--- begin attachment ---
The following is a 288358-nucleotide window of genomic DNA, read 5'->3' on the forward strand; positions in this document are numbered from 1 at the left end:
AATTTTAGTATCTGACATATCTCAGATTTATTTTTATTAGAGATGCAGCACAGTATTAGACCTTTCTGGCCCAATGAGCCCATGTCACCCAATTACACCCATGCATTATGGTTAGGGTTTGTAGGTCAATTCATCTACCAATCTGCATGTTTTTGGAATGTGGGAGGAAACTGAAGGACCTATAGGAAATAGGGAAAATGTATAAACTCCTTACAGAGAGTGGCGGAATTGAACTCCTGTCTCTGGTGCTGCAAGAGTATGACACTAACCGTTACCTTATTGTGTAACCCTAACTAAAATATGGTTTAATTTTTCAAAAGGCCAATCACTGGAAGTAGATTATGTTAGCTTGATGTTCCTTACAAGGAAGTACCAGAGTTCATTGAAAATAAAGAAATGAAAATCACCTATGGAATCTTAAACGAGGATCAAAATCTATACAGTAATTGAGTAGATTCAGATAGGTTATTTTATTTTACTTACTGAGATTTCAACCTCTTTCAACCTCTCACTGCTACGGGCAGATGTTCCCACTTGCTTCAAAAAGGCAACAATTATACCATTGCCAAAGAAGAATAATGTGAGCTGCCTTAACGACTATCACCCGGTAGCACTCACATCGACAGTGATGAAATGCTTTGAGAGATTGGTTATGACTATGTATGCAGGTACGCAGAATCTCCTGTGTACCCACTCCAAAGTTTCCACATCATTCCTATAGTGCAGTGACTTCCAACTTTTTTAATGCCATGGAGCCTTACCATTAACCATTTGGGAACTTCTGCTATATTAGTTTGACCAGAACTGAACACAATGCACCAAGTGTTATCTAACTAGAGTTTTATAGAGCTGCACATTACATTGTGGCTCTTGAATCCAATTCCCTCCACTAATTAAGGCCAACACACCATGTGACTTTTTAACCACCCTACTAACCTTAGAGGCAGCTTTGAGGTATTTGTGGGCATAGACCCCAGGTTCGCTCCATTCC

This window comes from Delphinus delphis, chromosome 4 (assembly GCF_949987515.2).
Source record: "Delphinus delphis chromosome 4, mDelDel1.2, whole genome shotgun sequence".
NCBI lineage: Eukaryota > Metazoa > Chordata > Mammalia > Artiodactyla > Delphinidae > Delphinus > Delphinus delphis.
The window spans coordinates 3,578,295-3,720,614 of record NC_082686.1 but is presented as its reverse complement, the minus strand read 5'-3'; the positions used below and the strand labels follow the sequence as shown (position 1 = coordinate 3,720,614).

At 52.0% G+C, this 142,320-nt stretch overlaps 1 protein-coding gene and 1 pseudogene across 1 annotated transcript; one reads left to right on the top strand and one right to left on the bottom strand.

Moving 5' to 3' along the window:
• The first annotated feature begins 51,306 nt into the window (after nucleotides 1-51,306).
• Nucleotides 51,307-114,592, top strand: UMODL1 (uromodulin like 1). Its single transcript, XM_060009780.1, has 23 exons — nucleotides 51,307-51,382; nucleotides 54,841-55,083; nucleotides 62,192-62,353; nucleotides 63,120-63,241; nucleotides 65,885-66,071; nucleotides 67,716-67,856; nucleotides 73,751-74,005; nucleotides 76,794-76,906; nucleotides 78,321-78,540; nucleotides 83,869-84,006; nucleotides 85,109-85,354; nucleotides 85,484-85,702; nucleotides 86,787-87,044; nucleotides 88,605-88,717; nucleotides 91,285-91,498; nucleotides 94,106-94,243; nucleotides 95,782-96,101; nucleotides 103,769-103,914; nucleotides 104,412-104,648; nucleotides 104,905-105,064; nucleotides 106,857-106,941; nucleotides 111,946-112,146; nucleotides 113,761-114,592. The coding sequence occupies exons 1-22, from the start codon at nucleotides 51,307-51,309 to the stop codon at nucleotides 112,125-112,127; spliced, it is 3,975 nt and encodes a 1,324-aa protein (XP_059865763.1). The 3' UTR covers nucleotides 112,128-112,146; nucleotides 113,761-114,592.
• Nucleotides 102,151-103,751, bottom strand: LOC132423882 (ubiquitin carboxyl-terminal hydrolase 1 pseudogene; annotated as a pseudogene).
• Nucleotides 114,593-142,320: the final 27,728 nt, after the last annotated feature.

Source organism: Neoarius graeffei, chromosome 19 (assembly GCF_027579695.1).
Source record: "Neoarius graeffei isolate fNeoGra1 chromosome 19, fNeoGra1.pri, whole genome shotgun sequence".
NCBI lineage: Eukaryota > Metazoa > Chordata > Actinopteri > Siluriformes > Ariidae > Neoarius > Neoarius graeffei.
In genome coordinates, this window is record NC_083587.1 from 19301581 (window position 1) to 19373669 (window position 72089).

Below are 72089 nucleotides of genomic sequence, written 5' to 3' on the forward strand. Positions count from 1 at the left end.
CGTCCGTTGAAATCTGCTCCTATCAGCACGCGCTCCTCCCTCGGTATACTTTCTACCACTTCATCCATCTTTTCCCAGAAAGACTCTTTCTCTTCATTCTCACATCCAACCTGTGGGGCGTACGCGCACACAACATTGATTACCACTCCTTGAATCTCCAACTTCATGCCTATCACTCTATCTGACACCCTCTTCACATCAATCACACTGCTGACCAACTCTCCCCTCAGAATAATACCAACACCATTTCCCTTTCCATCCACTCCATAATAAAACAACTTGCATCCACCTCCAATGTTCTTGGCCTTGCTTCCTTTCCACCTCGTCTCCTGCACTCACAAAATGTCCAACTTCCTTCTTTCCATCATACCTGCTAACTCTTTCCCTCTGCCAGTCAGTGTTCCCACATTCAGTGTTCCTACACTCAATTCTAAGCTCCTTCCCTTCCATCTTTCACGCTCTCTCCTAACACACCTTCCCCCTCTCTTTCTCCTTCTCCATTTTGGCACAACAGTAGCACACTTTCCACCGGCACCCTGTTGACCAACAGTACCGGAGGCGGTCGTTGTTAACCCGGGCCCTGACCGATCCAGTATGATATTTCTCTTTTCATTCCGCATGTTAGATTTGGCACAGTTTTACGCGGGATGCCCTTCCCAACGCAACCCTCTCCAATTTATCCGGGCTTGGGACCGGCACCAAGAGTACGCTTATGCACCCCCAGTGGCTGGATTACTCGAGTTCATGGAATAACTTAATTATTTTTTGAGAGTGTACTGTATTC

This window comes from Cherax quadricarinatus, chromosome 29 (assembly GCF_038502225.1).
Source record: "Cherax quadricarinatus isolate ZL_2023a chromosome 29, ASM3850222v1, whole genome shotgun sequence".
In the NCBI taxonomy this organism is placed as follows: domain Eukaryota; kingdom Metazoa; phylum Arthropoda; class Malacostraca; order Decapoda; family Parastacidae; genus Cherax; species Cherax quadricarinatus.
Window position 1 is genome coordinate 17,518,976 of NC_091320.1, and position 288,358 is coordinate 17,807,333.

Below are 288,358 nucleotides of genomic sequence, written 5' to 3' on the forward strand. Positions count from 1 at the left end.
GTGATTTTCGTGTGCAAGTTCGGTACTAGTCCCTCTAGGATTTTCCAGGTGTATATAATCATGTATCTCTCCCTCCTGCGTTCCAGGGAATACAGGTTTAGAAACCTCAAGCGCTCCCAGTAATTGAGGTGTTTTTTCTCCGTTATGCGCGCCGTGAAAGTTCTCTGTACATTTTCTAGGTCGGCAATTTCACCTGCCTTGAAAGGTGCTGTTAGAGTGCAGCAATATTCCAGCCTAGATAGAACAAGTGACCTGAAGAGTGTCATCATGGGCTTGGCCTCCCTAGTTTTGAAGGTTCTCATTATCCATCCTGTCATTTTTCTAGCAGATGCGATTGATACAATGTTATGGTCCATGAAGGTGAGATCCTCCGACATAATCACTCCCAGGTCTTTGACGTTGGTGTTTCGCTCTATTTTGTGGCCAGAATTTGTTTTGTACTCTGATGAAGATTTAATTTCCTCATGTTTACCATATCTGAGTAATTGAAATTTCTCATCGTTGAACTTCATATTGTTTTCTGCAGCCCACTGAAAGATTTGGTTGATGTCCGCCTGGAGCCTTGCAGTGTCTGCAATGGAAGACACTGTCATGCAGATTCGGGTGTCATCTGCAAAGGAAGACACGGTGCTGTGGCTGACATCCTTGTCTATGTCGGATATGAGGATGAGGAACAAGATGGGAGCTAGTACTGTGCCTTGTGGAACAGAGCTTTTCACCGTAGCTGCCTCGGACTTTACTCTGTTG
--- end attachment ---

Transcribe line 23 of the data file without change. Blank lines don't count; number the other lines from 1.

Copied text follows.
Below are 288,358 nucleotides of genomic sequence, written 5' to 3' on the forward strand. Positions count from 1 at the left end.